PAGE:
DSCC Invites Teens to Take Part in New Project to Improve Mental Health Support
The B.E.S.T. research study looks at how care coordination services that include mental health support can benefit teens with intellectual and developmental disabilities.
Adolescence can be a challenging time for teens with intellectual and developmental disabilities (IDD).
It’s not unusual to feel sad, stressed or overwhelmed.
A new research study opportunity can help teens with IDD learn how to manage these feelings and cope with times of change.
The study is called Behavioral Health Stratified Treatment (B.E.S.T.) to Optimize Transition to Adulthood for Youth With IDD.
The B.E.S.T. study wants to understand if care coordination services that include mental health programming can help teens with IDD live happier and healthier lives.
The study is available for some teens and young adults enrolled with the University of Illinois Chicago’s Division of Specialized Care for Children (DSCC). Eligible DSCC participants must be enrolled in DSCC’s Core Program or Connect Care Program. (Please note that DSCC teens enrolled in the Home Care Program are not eligible to participate.)
All DSCC participants receive care coordination services. The B.E.S.T. study looks at if it’s more beneficial for DSCC teens to receive care coordination that also includes programs to help with mood and stress.
The B.E.S.T. study is a free and voluntary project. Teens can join the study if:
- They currently have a DSCC Care Coordinator and are enrolled in DSCC’s Core or Connect Care programs.
- They are between 13 and 20 years old.
- They have an intellectual or developmental disability.
- They can comprehend at a fourth-grade or similar level.
- They can read and speak English.
- They have a computer, tablet or smartphone they can use to access the internet.
- They have permission from their parent, caregiver or guardian (if they are under 18).
More than 200 DSCC participant families have enrolled in the study as of June 2023.
“I am thankful for the B.E.S.T. program,” one parent participant shared. “It’s helping (my daughter) voice feelings. I hope the program continues for her.”
The B.E.S.T. study team developed the project with input from a group of B.E.S.T. Study Scholars. These scholars are teenagers with IDD who tested and reviewed all of the B.E.S.T. study materials.
“I loved working on the B.E.S.T. project because I got to share my experiences as a teen with a disability,” B.E.S.T. Study Scholar Erin Compton said. “Sometimes people with disabilities have health problems, but we aren’t going to let that stop us.”
Erin also praised the B.E.S.T. study team, led by Project Director Iulia Mihaila, Ph.D.
“I loved working with Iulia and the team because they respected me and all the other self-advocates on the project as leaders,” she said. “B.E.S.T. has a really good team, and I loved being a part of it.”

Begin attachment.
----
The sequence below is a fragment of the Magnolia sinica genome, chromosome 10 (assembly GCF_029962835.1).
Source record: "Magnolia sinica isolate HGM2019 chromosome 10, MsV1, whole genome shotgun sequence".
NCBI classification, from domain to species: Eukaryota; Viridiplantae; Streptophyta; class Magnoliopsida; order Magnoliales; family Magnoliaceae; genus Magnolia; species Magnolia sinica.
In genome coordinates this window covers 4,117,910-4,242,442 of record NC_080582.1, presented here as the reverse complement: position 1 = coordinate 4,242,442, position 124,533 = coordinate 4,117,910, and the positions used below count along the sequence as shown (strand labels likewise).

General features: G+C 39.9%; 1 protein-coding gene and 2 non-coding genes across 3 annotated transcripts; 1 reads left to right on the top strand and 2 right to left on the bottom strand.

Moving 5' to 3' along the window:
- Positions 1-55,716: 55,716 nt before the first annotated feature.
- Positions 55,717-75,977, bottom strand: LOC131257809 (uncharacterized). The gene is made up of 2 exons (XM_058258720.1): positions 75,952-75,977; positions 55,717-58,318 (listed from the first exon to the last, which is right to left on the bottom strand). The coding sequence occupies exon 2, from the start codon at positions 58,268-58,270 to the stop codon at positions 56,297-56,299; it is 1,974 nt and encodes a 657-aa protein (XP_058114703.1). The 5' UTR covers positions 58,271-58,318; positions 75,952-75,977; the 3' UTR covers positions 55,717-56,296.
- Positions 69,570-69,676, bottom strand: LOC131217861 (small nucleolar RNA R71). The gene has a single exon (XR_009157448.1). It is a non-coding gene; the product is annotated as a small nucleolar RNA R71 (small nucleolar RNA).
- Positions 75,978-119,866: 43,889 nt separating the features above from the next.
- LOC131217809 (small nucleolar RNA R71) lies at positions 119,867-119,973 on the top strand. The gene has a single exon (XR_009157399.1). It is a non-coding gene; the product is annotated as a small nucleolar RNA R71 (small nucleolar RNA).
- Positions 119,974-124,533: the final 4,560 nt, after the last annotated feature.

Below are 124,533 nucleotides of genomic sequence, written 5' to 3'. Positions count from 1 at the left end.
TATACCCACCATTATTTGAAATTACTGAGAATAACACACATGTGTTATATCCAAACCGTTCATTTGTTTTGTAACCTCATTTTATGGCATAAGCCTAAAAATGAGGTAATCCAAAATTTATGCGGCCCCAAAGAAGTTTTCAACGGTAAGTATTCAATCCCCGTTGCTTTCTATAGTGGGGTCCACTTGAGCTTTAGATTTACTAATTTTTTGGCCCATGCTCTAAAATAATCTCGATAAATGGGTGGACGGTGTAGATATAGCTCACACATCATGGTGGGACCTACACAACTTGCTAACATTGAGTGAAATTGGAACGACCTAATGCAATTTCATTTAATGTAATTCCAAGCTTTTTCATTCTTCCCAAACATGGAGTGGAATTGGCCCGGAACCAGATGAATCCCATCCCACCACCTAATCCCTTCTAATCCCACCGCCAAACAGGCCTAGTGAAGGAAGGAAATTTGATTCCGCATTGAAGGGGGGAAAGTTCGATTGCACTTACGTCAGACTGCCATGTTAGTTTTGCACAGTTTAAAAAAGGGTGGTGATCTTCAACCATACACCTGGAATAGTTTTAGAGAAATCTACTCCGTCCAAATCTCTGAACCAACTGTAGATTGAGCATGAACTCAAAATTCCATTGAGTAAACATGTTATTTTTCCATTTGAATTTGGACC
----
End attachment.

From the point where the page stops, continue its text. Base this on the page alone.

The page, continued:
Erin’s mom, Diane Compton, said the project is a great opportunity to include the voices of those with disabilities.
“The B.E.S.T. team really excelled at including the voices and experiences of all who worked on the project,” she said. “It gives me such hope for the future that organizations are creating these opportunities for young people.”
Iulia said Erin and all the B.E.S.T. Study Scholars provided “immeasurable value” to the project.
“They gave us direction on how to make our work more relevant to teens with IDD and their families. Our work would not have been as strong without them,” Iulia said.
Teens who join the study will be put into one of two groups:
- Group A will receive care coordination services as usual from their DSCC Care Coordinator.
- Group B will receive care coordination services and mental health support from the B.E.S.T. team. This support is based on each teen’s needs and can include:
- Mental health education
- Online group sessions
- Caregiver education and support
The study is a virtual program and should last for two years.
The B.E.S.T. study is a partnership between DSCC and the University of Illinois Hospital and Health Sciences System (UI Health), the University of Illinois Chicago’s (UIC) Department of Disability and Human Development and the UIC Department of Pediatrics.
The principal investigators are Dr. Benjamin Van Voorhees and Dr. Kristin Berg.
The B.E.S.T. study team includes mental health professionals from Illinois, California and Massachusetts. They are all working together to find a way to promote the health and well-being of teens with IDD.
You can learn more information for both teens and parents/caregivers on the B.E.S.T. study website.
If you would like to join the study or have questions, please email the B.E.S.T. study team at email@example.com or call (833) 732-5778.
If you choose to join, you and your family can support research that helps other teens and families.
Teens will have the opportunity to learn helpful coping skills for their moods and emotions. Parents and caregivers can gain information on how to support their teens.
Both parents/caregivers and teens must agree to be in the study. (Note that if a teen is their own legal guardian, they can participate alone or with a parent/caregiver if they choose.)
Those who join will be compensated for their time.
We’re excited to be a part of this important research project!